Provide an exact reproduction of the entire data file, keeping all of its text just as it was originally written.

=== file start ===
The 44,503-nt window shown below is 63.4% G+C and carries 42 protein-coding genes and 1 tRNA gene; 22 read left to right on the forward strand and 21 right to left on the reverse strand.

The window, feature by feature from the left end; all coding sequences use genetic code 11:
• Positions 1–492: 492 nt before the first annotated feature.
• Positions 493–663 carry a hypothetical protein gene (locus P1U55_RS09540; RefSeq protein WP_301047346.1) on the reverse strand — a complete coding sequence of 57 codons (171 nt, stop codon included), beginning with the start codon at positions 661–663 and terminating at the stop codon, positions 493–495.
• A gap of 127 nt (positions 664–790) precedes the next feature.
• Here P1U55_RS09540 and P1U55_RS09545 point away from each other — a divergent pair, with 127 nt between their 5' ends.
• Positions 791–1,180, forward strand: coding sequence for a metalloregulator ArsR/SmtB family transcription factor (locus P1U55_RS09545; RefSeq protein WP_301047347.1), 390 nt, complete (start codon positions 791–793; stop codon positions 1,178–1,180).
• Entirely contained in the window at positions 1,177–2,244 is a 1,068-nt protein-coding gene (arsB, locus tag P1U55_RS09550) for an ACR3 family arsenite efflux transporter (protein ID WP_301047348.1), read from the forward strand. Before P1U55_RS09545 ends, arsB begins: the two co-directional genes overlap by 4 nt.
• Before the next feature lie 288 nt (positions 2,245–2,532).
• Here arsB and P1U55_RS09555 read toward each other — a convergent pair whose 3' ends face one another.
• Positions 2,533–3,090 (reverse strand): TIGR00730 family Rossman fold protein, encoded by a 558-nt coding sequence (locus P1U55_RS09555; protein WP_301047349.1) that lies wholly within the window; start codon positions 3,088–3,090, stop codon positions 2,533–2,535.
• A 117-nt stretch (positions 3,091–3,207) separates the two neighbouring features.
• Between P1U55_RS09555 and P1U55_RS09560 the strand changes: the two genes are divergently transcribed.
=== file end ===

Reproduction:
The 44,503-nt window shown below is 63.4% G+C and carries 42 protein-coding genes and 1 tRNA gene; 22 read left to right on the forward strand and 21 right to left on the reverse strand.

The window, feature by feature from the left end; all coding sequences use genetic code 11:
• Positions 1–492: 492 nt before the first annotated feature.
• Positions 493–663 carry a hypothetical protein gene (locus P1U55_RS09540; RefSeq protein WP_301047346.1) on the reverse strand — a complete coding sequence of 57 codons (171 nt, stop codon included), beginning with the start codon at positions 661–663 and terminating at the stop codon, positions 493–495.
• A gap of 127 nt (positions 664–790) precedes the next feature.
• Here P1U55_RS09540 and P1U55_RS09545 point away from each other — a divergent pair, with 127 nt between their 5' ends.
• Positions 791–1,180, forward strand: coding sequence for a metalloregulator ArsR/SmtB family transcription factor (locus P1U55_RS09545; RefSeq protein WP_301047347.1), 390 nt, complete (start codon positions 791–793; stop codon positions 1,178–1,180).
• Entirely contained in the window at positions 1,177–2,244 is a 1,068-nt protein-coding gene (arsB, locus tag P1U55_RS09550) for an ACR3 family arsenite efflux transporter (protein ID WP_301047348.1), read from the forward strand. Before P1U55_RS09545 ends, arsB begins: the two co-directional genes overlap by 4 nt.
• Before the next feature lie 288 nt (positions 2,245–2,532).
• Here arsB and P1U55_RS09555 read toward each other — a convergent pair whose 3' ends face one another.
• Positions 2,533–3,090 (reverse strand): TIGR00730 family Rossman fold protein, encoded by a 558-nt coding sequence (locus P1U55_RS09555; protein WP_301047349.1) that lies wholly within the window; start codon positions 3,088–3,090, stop codon positions 2,533–2,535.
• A 117-nt stretch (positions 3,091–3,207) separates the two neighbouring features.
• Between P1U55_RS09555 and P1U55_RS09560 the strand changes: the two genes are divergently transcribed.